After the decline in sales for the '67 model, Dodge needed a new styled Charger. Cheif stylist William Brownlie had the answer in the form of the 1968 Dodge Charger. Featuring stunning, totally fresh styling, the 68 model may well rank as the classiest, sportiest Charger of all. For 1968, Charger sales jumped beyond 96,000 units and compliments went off the scale. Car and Driver gave the Charger top styling honors hands down, with only the 68 Corvette coming close, a somewhat ironic ranking since the two shared similar styling traits. With its Coke bottle body lines, tunneled rear window and dual round taillights, the 68 Charger was especially "Covettesque" from the rear. Or was the Corvette "Chargeresque?" Either way, who cared? Making comparisons between the Charger and Corvette in 1968 certainly didn't bring down the Vette mystique and only served to pump up the Charger image. Helping in the image department as well was the new optional R/T package, announced boldly by the bumblebee stripes added to the Charger's tail. As Car Life reported it, "these cars must really be fast-they almost got past the striper." The observation was almost believable considering the 375-horse 440 Magnum came as standard R/T equipment. So did heavy-duty drum brakes, special handling equipment and F70 Red Streak tires. And for those who wanted all the marbles, the Hemi again lurked in the wings, along with its $1000 asking price. If 13.5 at 105 mph was your speed, that price was certainly fair. As in '67, styling changes for '69 were minimal-a new split grille, wide resytled taillights and rectangular side marker lights (in place of the 68's round units) made up the major eye-catchers. The biggest news for those who turned to Charger more for prestige than performance was the Special Edition package, which featured various image items such as a simulated woodgrain steeribg wheel, leather bucket seat inserts, deep-dish wheelcovers, hood-mounted turn signal indicators and more simulated wood on the dash. For those who preferred their cake both in hand and in mouth, th SE option could be combined with the R/T equipment, resulting in a fancy ride that could be a real brute when it wanted to. Interestingly enough, while all these impressive options were being bandied about, the budget-minded 225 six-cylinder was joining the standard power source ranks. At the other end of the scale, two high-flying variations apperared for 1969 to help stifle thoughts of a frugal Charger. Built to homologate NASCAR competition versions, the street-going Charger 500 and Daytona made their intentions known in no uncertain terms. Created in mid-1968, the Charger 500 came in response to the new sleek Fords and Mercs, which were putting the '68 Charger to shame on the superspeedway. In NASCAR trim, the '68 bodystyle was faster than the '67, but the tunneled backlight and recessed grille still contributed serious drag. Creative Industries, in Detroit, solved the problem, mouting a Coronet grille flush up front and filling in the rear window tunnel with a "fastback" cap. Though the Charger 500 may have looked a bit strange with its sloping backlight and fixed headlights, the design did prove advantageous on NASCAR tracks. In order to get there, Dodge had to build at least 500 examples for public sale-which it almost did-to meet sanctioning body specifications. Behind the Coronet grille, 440 Magnums were standard on the street, with the Hemi again being the real man's choice. As for the Daytona, it represented an escalation in the aero wars after Ford unleashed the Talladega and Cyclone Spoiler to do battle with the Charger 500. Once the 500 was bettered by FoMoCo's wind-cheaters, Dodge designers went back to the drawing board and returned in late 1969 with the "winged wonder." While retaining the 500's flush backlight, the Daytona's legendary features also included a sloped nose that instantly transformed the Charger into a 200-mph NASCAR dominator. As usual, 500 street versions were required; Dodge complied with 503, 433 with the standard Magnum, 70 with the Hemi. On the track, the Daytona instantly became the clear favorite, running away on all stock car circuits to the tune of 82 wins. But within a year, the Daytona, along with all its exotic rivals, would be banned by NASCAR, victims of sanctioning officials' sense of fair play. While there was a 500 model in 1970, it constituted nothing more than a badge pasted on a standard Charger. Basically a carryover again, the '70 Charger could be identified by its new full-width grille and bright taillight trim. R/T and SE packages carried over as well, as did the ever-present Hemi. For horsepower hounds, the really big news was the addition of the 440 Six Pack to the options list. With 390 real horses, the tri-carb 440 easily ran with the Hemi for a lot less money. Though most didn't realize it at the time, 1970 represented a pinnacle, both for the Charger and the musclecar market as a whole. Times demanded a change, and a restyled Charger wasn't the only response. 1971 was the start of the third generation of Chargers.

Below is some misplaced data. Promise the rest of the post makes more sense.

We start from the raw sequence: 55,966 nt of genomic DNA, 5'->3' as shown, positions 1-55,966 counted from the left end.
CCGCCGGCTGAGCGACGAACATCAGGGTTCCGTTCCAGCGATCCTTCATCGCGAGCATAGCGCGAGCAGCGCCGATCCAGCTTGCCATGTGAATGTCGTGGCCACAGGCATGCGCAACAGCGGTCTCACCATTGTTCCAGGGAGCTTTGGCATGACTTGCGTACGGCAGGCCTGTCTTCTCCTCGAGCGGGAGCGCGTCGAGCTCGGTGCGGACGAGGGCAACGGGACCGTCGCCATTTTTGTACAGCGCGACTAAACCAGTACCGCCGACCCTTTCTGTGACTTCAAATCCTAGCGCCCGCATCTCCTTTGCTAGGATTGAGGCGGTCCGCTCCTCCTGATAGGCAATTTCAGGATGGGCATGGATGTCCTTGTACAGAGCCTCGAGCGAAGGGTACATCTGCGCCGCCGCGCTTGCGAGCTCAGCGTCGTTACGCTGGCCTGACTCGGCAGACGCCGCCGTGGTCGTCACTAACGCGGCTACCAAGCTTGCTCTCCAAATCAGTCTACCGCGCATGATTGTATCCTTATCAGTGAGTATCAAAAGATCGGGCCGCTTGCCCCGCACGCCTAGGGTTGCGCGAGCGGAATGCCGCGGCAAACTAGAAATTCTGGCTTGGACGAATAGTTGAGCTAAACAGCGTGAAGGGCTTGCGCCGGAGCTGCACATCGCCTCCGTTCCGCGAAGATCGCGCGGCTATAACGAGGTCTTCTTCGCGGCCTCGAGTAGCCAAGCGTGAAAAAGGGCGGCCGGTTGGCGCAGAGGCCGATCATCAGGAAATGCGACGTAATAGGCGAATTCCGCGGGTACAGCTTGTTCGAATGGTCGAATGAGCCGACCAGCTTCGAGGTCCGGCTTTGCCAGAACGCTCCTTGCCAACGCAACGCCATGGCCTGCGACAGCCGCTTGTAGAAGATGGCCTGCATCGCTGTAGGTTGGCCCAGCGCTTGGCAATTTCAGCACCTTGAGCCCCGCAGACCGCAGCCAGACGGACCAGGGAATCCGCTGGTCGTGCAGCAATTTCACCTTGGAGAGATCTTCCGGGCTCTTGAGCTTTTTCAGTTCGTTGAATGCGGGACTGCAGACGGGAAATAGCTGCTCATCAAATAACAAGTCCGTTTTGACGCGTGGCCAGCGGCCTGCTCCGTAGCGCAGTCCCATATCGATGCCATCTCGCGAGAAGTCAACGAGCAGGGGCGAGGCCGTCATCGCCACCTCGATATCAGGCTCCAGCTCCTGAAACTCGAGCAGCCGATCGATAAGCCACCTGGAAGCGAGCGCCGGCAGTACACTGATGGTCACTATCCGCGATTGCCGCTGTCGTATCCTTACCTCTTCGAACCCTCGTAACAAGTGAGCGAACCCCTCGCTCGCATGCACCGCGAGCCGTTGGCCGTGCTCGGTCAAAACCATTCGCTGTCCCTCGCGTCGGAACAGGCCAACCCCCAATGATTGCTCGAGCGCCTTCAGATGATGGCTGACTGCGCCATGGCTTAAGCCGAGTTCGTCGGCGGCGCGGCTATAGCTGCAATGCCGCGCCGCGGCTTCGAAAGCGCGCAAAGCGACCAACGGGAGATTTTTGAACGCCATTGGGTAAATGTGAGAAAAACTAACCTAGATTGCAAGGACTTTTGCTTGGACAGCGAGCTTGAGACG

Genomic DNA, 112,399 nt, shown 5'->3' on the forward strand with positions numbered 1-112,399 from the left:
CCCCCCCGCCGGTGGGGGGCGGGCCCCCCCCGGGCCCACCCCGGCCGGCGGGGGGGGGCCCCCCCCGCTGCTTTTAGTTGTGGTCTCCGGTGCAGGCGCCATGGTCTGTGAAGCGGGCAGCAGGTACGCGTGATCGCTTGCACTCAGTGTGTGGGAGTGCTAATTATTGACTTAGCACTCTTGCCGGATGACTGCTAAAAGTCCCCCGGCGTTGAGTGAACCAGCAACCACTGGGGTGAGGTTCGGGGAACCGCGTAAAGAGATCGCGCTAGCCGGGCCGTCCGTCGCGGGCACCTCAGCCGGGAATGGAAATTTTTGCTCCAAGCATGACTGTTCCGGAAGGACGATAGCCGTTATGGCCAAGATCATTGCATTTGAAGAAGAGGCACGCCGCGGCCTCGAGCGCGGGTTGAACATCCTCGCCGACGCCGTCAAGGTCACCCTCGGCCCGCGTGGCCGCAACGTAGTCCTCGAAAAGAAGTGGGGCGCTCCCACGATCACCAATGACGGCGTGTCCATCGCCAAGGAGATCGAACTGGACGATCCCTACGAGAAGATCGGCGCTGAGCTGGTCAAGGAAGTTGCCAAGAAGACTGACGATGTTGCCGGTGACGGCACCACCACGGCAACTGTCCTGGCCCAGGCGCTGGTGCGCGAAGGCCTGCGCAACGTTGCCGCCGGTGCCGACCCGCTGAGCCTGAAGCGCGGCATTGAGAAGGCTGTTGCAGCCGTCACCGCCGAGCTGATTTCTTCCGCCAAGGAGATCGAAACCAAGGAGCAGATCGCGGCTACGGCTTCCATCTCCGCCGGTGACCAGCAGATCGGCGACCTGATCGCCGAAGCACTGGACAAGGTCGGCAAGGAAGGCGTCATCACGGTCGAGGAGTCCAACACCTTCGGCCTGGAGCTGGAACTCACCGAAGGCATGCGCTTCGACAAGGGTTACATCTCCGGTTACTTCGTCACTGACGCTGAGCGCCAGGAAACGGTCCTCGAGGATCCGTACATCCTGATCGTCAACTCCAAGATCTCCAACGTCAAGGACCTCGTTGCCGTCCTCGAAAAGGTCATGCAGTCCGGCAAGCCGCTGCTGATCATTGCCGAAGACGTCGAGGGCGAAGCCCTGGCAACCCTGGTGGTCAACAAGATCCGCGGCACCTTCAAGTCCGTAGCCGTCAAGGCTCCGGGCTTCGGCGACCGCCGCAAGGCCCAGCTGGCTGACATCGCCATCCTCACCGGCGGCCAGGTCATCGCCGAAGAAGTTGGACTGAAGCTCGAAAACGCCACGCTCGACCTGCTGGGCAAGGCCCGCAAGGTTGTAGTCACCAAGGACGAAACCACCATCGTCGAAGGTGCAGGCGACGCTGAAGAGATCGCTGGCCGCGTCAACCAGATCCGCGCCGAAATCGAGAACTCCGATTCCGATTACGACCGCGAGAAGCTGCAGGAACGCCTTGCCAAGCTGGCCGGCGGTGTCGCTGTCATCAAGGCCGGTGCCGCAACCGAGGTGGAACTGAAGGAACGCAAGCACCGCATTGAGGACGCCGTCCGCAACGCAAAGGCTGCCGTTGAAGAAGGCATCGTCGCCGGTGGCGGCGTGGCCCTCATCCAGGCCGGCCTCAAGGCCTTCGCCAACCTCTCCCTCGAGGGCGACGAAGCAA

Please note that the following article was taken from the
Feb 91 issue of Mopar Muscle.